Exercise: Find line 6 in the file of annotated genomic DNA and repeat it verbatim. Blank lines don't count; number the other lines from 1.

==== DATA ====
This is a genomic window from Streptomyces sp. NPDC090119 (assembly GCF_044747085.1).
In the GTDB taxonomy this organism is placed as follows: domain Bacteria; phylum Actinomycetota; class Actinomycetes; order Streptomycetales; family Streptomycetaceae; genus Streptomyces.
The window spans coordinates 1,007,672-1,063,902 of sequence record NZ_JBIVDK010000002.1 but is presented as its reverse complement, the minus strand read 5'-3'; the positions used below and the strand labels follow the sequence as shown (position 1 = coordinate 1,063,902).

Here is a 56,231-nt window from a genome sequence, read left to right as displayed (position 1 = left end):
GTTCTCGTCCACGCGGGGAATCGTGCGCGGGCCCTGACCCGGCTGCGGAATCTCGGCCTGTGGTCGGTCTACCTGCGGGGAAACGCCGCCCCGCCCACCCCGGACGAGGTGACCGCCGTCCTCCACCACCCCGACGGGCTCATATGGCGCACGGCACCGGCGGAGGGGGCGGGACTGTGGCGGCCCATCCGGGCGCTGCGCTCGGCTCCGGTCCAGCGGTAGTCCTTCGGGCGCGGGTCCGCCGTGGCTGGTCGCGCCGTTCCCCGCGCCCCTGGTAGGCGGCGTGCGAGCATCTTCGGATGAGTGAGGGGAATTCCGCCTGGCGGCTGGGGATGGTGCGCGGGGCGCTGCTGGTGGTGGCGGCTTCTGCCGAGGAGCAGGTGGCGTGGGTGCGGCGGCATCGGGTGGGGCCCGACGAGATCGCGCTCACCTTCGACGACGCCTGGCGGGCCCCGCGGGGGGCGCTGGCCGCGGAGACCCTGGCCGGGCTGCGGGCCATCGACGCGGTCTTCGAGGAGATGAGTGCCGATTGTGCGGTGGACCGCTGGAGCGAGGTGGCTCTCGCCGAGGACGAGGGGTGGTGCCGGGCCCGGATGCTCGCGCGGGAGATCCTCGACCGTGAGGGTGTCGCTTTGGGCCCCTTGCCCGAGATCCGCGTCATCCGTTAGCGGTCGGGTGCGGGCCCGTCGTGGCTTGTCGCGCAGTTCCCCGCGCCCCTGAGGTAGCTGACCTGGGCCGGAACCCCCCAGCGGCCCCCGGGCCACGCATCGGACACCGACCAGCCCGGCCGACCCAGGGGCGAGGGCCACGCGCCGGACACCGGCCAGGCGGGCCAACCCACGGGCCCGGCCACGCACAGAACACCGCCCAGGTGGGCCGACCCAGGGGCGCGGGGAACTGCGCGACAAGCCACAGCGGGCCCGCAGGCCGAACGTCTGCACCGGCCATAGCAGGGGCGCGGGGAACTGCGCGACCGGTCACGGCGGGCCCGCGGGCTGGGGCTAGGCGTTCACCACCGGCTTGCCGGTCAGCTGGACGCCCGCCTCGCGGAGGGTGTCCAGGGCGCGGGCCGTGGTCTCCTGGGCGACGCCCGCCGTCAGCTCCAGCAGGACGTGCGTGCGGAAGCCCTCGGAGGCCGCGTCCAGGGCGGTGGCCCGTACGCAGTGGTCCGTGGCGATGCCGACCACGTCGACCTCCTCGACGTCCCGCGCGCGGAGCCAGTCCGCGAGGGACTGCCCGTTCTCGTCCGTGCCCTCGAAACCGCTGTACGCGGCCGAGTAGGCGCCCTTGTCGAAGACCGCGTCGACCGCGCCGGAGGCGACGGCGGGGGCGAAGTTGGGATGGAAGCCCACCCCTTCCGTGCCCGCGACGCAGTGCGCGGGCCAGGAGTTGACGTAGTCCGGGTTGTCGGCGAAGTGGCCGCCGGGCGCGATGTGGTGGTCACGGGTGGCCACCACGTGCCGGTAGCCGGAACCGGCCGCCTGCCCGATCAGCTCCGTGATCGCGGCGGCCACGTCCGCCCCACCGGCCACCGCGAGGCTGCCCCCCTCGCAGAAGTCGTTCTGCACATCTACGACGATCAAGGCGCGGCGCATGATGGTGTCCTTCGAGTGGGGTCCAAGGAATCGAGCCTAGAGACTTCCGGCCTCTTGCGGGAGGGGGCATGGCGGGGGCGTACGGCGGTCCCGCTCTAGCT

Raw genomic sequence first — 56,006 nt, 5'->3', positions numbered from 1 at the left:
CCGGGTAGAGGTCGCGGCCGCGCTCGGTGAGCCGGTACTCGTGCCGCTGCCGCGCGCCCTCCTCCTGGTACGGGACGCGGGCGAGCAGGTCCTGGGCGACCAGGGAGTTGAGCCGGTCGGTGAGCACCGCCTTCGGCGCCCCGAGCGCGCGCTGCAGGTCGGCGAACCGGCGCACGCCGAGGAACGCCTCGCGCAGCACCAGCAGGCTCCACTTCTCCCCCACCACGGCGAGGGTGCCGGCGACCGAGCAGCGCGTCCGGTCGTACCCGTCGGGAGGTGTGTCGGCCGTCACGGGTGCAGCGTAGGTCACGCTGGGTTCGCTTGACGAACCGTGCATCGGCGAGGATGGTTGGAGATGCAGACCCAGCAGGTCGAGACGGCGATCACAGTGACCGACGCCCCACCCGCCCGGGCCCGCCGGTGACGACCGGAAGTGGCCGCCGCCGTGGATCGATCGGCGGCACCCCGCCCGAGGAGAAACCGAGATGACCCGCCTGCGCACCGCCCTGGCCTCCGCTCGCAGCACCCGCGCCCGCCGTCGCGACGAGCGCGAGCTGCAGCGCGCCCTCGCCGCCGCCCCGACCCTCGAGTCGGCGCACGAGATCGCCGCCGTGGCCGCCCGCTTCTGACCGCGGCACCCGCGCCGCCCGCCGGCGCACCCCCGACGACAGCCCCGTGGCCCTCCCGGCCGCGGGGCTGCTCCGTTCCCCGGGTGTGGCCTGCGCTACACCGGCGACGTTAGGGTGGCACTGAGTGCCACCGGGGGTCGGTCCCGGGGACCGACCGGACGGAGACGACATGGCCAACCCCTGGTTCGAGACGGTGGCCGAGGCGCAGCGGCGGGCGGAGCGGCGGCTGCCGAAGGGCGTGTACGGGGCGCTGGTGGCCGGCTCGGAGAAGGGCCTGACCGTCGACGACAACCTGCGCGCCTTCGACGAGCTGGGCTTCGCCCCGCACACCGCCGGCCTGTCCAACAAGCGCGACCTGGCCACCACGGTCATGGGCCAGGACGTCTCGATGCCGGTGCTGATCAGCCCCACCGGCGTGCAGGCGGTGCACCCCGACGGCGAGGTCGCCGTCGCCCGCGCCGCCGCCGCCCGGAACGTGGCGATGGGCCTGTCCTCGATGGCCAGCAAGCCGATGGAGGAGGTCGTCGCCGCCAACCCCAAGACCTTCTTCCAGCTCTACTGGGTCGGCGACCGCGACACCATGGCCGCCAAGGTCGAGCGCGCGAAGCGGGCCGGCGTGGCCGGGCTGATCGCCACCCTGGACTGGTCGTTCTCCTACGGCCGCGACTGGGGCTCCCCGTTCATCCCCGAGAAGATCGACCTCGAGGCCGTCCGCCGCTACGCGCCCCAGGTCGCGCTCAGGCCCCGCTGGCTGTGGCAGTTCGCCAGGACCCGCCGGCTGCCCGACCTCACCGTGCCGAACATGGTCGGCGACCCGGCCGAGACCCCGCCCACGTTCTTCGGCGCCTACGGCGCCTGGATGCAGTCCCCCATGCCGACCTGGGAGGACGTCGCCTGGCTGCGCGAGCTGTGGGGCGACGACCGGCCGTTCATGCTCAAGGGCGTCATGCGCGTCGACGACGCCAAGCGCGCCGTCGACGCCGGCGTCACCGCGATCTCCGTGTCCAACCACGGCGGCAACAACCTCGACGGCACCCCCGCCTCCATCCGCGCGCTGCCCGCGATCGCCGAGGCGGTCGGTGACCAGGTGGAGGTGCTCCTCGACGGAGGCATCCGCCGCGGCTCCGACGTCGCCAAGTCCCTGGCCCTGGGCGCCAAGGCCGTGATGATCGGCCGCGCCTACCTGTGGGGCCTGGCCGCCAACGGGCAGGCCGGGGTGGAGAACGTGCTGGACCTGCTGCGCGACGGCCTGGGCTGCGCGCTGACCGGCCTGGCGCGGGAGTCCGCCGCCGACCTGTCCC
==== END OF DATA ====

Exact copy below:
Raw genomic sequence first — 56,006 nt, 5'->3', positions numbered from 1 at the left: